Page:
Interview: Amanda Kendle, blogger and writer

A funny thing happened a few months ago. I sent a proposal to UWA Extension to present the digital storytelling workshop and in discussions discovered that someone was doing a blogging course. Then I sent out an email to everyone I knew asking who wanted to do a dry run of my workshop and Amanda replied saying she was doing a blogging course at UWA Extension. Weird moment. You see, Amanda went to school with my best friend and flatmate, Katrina. We only kinda knew each other, but we’ve had fun reconnecting since we’ve discovered our mutual impending workshops.

Amanda, whose blog is Not a Ballerina, was kind enough to respond to some interview questions in the lead up to her Become a Blogger for Fun and Profit workshop.

1. You are a writer – can you tell us what you enjoy writing about most?

Ooh, so many things. Being able to arrange characters and a plot to provide (hopefully) just the right emotional experience for the reader – maybe I like being “all powerful” for just a few odd moments. I love trying to find the right words which sound “beautiful” when put together. I also love it when something I’m writing is finished, because it can sometimes be a bit of a painful process to get to that stage!

2. Your course on blogging is soon – what do you have planned for participants?

I have the superhuman objective of telling them everything I know about blogging in just one day. Obviously that won’t quite work out so I am planning on looking at the technical how-to of blogging, the writing side in terms of what you might write about and how, and even how you can make money from a blog. With a lot of interesting personal stories thrown in along the way. If you come to my course you’ll actually leave with your own blog up and running. (Oh and you can enrol in my course here )

3. Okay, come clean – how do you make money writing on the net!?

With a lot of blood, sweat and tears! I started off writing for online magazines but you have to do a lot of work that you may not end up getting paid for; a travel blog approached me to write for them, and that’s how I started blogging. I was lucky to get into the game early on before there were many bloggers out there so a lot of my work has come from people approaching me rather than the other way around. Most of this work is “pay per post”, that is I get paid a set rate for a short blog post or article and that’s it; some of it is related to visitor numbers or advertising click throughs and that means it’s like getting a royalty every month for ever and ever. On my own blogs I use Google ads to get a trickle of income which manages to support my web hosting costs. And I should mention that I’m never going to get super rich doing this!

4. What is your best social media as marketing tool advice?

Be honest, genuine and generous. So many people get into social media stuff (be it Facebook, Twitter, digg or whatever) with the sole aim of promoting themselves. Doesn’t work. Market other people – for example, highlight great articles you’ve read by someone else, or do interviews with people who run their own lovely blogs (like this one!) – and your personal promotion will take care of itself. This advice would probably not be very popular amongst the social media mavens of the world but it’s how I work.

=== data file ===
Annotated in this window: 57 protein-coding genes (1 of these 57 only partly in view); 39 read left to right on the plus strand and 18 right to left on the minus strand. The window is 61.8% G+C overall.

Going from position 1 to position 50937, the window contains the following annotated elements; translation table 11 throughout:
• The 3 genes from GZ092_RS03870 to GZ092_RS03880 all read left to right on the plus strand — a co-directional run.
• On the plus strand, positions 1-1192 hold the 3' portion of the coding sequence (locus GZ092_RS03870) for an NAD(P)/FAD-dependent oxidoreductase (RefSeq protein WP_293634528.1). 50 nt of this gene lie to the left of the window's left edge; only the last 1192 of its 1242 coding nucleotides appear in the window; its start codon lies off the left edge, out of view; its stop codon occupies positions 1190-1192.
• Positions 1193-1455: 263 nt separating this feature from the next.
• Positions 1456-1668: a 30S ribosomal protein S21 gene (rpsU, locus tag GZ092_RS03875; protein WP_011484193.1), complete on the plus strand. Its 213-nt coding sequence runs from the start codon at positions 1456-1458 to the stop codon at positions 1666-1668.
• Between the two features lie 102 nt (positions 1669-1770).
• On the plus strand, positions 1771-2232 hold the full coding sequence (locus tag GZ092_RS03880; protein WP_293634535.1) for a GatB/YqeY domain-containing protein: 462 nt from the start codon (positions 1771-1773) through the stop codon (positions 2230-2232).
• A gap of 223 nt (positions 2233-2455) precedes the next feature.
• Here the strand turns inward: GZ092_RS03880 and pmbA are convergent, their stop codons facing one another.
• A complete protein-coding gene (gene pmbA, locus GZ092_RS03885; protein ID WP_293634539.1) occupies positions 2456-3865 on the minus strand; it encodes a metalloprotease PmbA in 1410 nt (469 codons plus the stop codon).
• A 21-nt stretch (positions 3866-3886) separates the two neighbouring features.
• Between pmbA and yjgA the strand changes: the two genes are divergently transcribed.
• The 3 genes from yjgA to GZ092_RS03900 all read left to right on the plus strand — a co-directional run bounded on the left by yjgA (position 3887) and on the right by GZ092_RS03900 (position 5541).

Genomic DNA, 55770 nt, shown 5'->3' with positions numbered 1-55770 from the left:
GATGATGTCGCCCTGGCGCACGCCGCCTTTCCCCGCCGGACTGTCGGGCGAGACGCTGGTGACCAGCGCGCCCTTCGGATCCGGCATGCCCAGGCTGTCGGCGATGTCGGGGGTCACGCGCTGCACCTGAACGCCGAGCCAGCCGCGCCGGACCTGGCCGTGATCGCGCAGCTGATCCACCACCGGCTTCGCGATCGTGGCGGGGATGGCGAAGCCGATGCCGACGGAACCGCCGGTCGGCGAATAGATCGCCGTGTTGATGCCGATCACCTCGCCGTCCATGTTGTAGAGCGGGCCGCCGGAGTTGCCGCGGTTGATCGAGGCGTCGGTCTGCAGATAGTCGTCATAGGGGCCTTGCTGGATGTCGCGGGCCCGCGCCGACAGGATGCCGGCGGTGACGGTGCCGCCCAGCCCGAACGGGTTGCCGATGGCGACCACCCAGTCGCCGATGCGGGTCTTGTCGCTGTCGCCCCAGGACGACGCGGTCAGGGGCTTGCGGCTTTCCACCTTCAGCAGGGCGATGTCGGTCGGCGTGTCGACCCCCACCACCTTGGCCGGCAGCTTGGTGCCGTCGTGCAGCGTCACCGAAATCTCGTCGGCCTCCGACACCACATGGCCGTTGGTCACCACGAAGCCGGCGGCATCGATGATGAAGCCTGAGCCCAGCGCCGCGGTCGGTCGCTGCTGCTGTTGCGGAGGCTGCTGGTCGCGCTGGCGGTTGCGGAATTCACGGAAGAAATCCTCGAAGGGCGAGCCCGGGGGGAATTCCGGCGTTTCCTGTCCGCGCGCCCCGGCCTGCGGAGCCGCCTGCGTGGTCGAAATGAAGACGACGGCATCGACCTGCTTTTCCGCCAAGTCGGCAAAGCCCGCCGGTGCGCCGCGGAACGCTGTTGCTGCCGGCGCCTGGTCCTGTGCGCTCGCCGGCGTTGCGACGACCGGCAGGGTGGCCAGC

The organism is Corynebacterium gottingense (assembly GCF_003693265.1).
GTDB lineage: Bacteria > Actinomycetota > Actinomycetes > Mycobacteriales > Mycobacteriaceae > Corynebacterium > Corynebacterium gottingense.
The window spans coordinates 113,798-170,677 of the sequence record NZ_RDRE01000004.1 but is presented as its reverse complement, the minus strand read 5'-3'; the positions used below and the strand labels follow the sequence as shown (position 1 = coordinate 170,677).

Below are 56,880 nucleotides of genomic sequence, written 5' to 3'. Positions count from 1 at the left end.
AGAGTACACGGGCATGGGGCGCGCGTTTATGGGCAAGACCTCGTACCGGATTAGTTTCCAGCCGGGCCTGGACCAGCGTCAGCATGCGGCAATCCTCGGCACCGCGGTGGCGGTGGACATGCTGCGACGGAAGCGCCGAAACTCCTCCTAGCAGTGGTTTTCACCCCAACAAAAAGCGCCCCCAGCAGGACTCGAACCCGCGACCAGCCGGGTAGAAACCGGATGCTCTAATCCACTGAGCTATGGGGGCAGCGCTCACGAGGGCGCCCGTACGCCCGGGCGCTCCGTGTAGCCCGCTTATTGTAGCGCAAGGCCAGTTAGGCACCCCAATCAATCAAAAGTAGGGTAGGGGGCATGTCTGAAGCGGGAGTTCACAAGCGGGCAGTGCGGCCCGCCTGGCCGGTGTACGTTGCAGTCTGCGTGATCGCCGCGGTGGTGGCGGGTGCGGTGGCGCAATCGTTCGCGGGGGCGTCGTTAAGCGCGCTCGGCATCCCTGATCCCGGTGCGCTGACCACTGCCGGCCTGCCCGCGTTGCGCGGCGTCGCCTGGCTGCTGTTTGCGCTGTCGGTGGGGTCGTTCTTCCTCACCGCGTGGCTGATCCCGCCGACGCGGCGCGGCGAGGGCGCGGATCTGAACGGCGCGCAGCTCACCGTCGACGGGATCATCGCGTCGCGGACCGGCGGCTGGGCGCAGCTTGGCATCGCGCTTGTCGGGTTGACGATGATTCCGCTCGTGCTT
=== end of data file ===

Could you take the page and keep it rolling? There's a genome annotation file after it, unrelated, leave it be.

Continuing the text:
5. What is the best museum you’ve been to (I know you’ve been lots of places!) and why?

Of the many, many places I’ve been (I have something of a travel addiction, it’s true), the Anne Frank House museum in Amsterdam remains the most memorable. Perhaps it was something about connecting back to my childhood, when I read and loved Anne Frank’s diary; the fact that the museum is housed in the very place where Anne and her family hid is also very moving; and I think what overwhelmed me was they actually had Anne’s physical diary there on display (beneath a glass bubble of course!). The whole museum is really well set up with interesting multimedia displays (but without being at all tacky). Highly, highly recommended.

6. The arts industry in Perth needs more funding. Imagine that happened and you could import some arts industry event/ organisation/ festival/ exhibition or the like to Perth, what would you like to see here?

If you’d asked me this a few years ago, I would have said we should have a Perth Writers Festival. But now we do, and it’s absolutely brilliant, and I think one of the best around because the majority of the sessions are free to attend and they manage to attract some fantastic writers each year! So my second choice … a really, really good writers’ organisation like Varuna in NSW – we have several small groups which don’t exactly cooperate and the result is there’s not enough of a writers’ culture here.

Awesome Amanda, thanks so much – it is nice to share my little home on the net with you!

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Comments
One Response to “Interview: Amanda Kendle, blogger and writer”
  1. Thanks for the great interview, Jen, got me thinking about a few things!

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